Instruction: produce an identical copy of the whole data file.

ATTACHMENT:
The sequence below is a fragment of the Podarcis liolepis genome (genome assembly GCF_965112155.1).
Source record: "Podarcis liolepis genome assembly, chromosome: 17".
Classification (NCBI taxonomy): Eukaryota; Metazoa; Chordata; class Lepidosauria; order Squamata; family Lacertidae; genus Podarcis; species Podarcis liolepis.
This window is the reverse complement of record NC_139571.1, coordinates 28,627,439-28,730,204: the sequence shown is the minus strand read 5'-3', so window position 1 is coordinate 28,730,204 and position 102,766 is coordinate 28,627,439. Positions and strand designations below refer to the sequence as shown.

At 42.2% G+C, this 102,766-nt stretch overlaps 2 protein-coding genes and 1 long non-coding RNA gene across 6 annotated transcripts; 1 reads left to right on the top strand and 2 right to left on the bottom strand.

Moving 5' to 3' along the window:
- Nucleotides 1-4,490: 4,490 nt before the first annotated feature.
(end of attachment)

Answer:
The sequence below is a fragment of the Podarcis liolepis genome (genome assembly GCF_965112155.1).
Source record: "Podarcis liolepis genome assembly, chromosome: 17".
Classification (NCBI taxonomy): Eukaryota; Metazoa; Chordata; class Lepidosauria; order Squamata; family Lacertidae; genus Podarcis; species Podarcis liolepis.
This window is the reverse complement of record NC_139571.1, coordinates 28,627,439-28,730,204: the sequence shown is the minus strand read 5'-3', so window position 1 is coordinate 28,730,204 and position 102,766 is coordinate 28,627,439. Positions and strand designations below refer to the sequence as shown.

At 42.2% G+C, this 102,766-nt stretch overlaps 2 protein-coding genes and 1 long non-coding RNA gene across 6 annotated transcripts; 1 reads left to right on the top strand and 2 right to left on the bottom strand.

Moving 5' to 3' along the window:
- Nucleotides 1-4,490: 4,490 nt before the first annotated feature.